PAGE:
That equity collapse was echoed by deeply pessimistic analysis of the company in the financial and tech media. Jim Cramer of CNBC railed against the post-Steve Jobs management under chief executive officer Tim Cook for failing to communicate a compelling vision. Others were less kind, dismissing the company as having no pipeline, no vision and little growth. “I think this is a broken company,” said noted investor Jeffrey Gundlach.

Apple matters on multiple levels: it is still (barely) the world’s largest company by market cap; it has been cited as a beacon of American innovation, led by a rare visionary, Steve Jobs, who resurrected the company he’d founded in the decade before his death; its products have been more than just hardware devices – consumers view them as a talisman, defining identities and allowing people to manifest their personal and professional lives as they chose. In the past few years, its stock price has been a proxy for that enthusiasm.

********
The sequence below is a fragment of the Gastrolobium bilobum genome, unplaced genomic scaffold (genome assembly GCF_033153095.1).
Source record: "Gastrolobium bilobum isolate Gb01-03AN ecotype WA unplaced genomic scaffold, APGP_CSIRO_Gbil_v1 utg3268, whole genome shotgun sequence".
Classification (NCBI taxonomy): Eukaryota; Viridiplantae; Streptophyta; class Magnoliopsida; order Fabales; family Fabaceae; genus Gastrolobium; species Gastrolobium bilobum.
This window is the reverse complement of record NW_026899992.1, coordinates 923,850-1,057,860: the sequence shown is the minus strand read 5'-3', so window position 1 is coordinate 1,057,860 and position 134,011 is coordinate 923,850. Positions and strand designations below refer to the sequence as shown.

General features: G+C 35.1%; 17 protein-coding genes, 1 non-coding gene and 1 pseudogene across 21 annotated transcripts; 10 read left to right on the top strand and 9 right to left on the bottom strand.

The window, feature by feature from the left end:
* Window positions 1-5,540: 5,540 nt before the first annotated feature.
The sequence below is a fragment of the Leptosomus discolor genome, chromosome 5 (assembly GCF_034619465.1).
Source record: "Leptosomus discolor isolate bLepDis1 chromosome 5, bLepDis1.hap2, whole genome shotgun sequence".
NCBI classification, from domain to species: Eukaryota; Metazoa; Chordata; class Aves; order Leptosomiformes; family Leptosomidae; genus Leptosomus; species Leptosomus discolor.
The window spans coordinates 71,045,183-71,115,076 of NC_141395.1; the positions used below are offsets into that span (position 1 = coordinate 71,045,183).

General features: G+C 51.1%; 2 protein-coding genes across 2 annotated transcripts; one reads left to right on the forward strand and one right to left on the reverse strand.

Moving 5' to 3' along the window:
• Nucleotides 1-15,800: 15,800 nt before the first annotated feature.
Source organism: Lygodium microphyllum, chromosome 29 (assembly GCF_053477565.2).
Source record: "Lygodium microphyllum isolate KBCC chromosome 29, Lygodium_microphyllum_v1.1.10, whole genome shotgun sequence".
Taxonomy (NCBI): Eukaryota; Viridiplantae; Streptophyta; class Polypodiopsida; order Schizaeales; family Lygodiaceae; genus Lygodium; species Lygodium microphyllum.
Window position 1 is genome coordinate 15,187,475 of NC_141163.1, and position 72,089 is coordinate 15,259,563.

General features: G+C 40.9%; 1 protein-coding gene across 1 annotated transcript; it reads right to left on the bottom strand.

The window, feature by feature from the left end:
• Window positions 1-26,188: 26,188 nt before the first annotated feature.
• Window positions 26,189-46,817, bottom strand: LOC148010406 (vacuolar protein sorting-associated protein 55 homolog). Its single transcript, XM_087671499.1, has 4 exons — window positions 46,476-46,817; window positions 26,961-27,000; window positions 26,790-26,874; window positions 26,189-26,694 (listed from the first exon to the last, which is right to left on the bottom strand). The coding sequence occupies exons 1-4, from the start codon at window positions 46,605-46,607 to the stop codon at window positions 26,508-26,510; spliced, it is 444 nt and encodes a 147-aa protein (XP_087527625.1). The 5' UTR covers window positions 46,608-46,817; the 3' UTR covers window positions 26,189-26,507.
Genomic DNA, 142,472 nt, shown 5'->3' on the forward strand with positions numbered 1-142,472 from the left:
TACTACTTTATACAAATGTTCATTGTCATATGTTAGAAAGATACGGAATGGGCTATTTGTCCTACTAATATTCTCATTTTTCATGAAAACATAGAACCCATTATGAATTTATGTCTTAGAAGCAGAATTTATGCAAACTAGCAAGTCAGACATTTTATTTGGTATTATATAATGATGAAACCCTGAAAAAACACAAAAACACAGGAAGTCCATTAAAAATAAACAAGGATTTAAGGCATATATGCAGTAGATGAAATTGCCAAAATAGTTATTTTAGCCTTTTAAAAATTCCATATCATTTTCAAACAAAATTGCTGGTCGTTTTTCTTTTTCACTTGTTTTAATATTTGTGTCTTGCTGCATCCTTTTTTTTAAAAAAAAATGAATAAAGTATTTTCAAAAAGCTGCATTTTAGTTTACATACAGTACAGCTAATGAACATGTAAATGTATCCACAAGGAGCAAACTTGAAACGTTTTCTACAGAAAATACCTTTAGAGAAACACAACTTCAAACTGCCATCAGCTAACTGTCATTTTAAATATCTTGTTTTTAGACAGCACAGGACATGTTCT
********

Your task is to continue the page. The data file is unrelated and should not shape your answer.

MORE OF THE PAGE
So what happened? What’s most stunning about Apple’s stunning and sudden fall is that it is unfolding in the context of still stunning actual results. Not only has the company not ceased growing, it is expanding at an astonishing clip. Its revenue in the fourth quarter of 2012 was $54.5 billion compared to $46.33 billion a year ago – which is a rise of 18 percent. Eighteen percent in a world economy that is barely growing 3 percent. It sold 47 million iPhones in the quarter compared to 37 million a year ago, and 23 million iPads compared to 15 million a year ago.